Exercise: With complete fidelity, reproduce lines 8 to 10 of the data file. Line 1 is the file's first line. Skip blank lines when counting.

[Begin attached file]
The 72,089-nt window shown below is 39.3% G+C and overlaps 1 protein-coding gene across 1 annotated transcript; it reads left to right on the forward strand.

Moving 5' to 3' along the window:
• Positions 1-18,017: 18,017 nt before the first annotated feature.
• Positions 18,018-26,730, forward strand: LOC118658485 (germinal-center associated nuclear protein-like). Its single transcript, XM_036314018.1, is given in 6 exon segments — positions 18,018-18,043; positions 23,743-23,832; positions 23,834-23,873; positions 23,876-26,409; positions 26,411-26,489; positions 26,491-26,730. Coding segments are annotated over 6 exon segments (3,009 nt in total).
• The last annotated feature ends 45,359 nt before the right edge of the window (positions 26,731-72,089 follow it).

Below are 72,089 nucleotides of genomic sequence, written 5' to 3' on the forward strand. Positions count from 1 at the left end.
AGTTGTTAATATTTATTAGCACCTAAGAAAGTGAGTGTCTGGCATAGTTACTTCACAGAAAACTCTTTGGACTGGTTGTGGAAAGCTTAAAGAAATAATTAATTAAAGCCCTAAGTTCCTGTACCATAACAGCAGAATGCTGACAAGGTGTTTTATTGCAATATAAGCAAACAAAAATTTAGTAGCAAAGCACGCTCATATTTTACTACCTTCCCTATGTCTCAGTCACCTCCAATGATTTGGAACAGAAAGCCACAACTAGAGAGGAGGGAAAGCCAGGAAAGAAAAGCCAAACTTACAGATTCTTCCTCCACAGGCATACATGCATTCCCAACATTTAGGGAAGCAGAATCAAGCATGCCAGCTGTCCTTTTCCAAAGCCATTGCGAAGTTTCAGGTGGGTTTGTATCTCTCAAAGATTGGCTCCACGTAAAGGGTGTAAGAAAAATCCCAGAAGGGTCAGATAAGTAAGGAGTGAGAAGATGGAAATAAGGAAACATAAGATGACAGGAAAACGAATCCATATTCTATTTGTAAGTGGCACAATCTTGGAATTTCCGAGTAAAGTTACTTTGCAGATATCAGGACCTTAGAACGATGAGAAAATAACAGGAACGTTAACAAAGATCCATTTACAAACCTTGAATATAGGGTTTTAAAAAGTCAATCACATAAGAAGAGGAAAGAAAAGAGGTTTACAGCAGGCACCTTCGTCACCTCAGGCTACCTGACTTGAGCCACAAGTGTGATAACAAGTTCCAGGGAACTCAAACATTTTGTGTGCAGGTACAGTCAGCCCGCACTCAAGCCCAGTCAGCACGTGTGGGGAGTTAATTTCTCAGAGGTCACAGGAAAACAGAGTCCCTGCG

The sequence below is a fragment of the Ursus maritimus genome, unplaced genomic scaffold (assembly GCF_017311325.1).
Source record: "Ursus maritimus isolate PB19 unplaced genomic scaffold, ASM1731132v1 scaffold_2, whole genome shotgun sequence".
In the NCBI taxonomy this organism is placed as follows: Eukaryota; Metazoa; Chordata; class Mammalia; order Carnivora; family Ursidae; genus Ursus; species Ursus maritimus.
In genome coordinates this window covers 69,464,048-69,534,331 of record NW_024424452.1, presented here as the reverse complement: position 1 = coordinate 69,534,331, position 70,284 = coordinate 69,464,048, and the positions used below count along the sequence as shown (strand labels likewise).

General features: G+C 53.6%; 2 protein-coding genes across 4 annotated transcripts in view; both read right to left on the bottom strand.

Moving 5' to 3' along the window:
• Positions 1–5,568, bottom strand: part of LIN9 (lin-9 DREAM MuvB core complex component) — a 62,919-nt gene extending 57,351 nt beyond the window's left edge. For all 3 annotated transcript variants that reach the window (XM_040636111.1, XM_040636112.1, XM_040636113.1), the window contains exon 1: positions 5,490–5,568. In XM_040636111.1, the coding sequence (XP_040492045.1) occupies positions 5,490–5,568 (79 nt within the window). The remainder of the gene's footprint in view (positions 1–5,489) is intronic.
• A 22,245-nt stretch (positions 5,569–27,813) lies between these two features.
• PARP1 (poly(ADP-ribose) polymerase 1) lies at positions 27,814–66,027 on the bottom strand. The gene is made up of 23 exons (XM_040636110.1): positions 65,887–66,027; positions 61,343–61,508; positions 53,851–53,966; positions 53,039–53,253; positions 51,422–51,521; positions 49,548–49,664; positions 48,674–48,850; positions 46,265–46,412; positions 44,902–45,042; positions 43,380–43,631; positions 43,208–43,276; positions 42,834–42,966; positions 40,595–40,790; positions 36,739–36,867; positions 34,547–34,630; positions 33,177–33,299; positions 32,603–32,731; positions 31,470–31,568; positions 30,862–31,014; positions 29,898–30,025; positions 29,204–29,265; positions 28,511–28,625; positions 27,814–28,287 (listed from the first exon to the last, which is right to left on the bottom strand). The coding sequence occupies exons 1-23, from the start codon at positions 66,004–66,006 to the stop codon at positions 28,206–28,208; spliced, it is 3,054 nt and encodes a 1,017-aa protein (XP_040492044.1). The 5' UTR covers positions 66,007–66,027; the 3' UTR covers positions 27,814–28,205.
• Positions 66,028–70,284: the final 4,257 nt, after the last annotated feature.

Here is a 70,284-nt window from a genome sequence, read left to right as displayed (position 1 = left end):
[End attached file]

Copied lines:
The sequence below is a fragment of the Ursus maritimus genome, unplaced genomic scaffold (assembly GCF_017311325.1).
Source record: "Ursus maritimus isolate PB19 unplaced genomic scaffold, ASM1731132v1 scaffold_2, whole genome shotgun sequence".
In the NCBI taxonomy this organism is placed as follows: Eukaryota; Metazoa; Chordata; class Mammalia; order Carnivora; family Ursidae; genus Ursus; species Ursus maritimus.